According to a recent study from www.shrm.org, only 51% of all Americans have negotiated for higher pay. Today we will discuss how to confidently negotiate your next job offer.
Almost all job seekers have been in situations where they realize after they accept a position that they could have asked for more. Yet many people are not comfortable negotiating their employment package because they fear they will be perceived as aggressive and will damage the relationship they have tried so hard to build during the interview process.
But once there is an offer on the table, you generally have some leverage to negotiate. Remember, the employer picked you over many other candidates. They want the negotiation to be successful as well.
Confidently Negotiate Your Next Job Offer
- Determine your priorities before you negotiate. Knowing what you are not willing to give up makes it easier to decide what you will give up.
- Don’t ignore job openings because of salary concerns; an initially undesirable position can become exceptionally desirable quite quickly.
- The negotiation process begins the moment you submit your resume and continues until the offer is finalized. Value=Earning power. Always.
- Ask for what you want in terms of what is reasonable and fair; never give ultimatums.
- Anything is negotiable if you can prove why it is important to the job.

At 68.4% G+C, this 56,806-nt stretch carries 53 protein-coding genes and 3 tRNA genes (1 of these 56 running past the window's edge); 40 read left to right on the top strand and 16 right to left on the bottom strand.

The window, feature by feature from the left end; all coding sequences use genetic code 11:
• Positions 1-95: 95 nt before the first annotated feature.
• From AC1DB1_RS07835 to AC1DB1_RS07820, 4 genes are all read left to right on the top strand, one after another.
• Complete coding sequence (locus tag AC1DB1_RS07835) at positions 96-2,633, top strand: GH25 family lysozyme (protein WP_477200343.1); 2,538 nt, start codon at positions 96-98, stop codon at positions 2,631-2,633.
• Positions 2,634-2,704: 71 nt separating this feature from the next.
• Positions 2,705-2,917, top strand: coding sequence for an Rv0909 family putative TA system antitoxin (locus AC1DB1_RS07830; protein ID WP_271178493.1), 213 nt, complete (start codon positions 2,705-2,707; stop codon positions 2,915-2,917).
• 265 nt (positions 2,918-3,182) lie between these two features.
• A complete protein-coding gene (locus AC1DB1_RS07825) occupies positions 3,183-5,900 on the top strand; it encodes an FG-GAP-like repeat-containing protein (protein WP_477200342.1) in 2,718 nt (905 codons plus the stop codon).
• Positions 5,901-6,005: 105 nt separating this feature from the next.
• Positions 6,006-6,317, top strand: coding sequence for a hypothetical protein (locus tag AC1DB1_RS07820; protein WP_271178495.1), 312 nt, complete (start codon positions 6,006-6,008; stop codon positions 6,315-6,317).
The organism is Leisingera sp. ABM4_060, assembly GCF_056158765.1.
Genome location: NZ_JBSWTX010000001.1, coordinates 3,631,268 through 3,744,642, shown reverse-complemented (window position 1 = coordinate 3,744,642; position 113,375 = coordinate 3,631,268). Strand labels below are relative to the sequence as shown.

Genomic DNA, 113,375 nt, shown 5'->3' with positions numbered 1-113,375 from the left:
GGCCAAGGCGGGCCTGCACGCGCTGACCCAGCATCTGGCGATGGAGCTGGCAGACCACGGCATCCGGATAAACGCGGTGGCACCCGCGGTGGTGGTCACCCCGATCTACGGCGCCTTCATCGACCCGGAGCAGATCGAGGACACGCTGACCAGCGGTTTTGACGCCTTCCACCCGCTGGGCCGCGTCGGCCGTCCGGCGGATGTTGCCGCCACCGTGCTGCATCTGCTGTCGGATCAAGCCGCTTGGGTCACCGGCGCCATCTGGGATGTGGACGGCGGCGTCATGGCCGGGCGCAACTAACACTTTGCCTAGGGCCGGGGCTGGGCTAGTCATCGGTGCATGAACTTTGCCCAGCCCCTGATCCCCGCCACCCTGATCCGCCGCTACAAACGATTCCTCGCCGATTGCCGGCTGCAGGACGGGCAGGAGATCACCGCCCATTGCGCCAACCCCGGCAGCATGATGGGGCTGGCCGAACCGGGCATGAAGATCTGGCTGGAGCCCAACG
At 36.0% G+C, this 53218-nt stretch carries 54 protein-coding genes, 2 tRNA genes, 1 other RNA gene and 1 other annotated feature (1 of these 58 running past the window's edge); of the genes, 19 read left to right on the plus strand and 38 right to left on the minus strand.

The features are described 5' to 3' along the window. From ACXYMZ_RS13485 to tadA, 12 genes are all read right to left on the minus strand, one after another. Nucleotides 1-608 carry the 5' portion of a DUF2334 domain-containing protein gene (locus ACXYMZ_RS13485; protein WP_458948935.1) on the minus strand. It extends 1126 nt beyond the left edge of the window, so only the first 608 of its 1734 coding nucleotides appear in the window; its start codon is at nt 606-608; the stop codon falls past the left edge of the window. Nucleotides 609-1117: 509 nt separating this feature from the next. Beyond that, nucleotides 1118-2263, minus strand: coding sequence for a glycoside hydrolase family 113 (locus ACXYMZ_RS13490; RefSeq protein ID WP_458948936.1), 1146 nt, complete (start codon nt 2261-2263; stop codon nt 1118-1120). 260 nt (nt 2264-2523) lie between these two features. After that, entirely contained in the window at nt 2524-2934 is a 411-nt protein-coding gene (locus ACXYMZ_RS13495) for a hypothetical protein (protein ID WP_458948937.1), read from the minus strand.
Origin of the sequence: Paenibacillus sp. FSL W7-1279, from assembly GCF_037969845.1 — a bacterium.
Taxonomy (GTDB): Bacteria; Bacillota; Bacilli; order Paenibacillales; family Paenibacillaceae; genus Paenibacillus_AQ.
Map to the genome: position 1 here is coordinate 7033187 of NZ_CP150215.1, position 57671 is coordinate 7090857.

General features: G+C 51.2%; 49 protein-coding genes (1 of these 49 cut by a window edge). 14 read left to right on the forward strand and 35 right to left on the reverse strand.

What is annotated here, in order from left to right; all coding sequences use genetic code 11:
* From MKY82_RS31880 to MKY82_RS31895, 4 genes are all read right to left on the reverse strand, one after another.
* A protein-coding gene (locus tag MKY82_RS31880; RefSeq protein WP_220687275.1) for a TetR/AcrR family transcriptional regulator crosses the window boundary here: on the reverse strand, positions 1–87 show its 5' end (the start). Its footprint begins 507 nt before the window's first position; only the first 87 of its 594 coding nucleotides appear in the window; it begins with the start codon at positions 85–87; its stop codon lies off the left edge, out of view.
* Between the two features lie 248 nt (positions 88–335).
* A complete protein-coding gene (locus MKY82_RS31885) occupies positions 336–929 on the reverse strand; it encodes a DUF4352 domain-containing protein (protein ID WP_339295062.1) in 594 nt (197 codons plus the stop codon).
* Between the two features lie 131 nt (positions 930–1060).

- When negotiating, don’t be the first one to name a salary; if you request less than they were planning to offer they won’t offer you more.
- Past salary is irrelevant to future salary; past salary only relates to what someone was willing to pay you at another time for a different job.
- When negotiating salary, don’t base your salary expectation on a previous salary; instead base it on what the market will bear.
- If asked your salary requirements, ask if you can learn more about the job first, or ask for the salary range before divulging your salary.
- Uncover your competition if you can; knowing how many people you are up against for a job can help you decide how hard to push in the negotiation stage.
- Most hiring managers do not make their best offer first.
- If your new job entails negotiating on behalf of the company, the employer will expect you to be able to negotiate on behalf of yourself.
- Don’t feel compelled to take an offer on the spot; it is reasonable to ask for up to a week to make your decision.
- Get the offer in writing; it’s pretty hard to prove something was agreed upon over a handshake.
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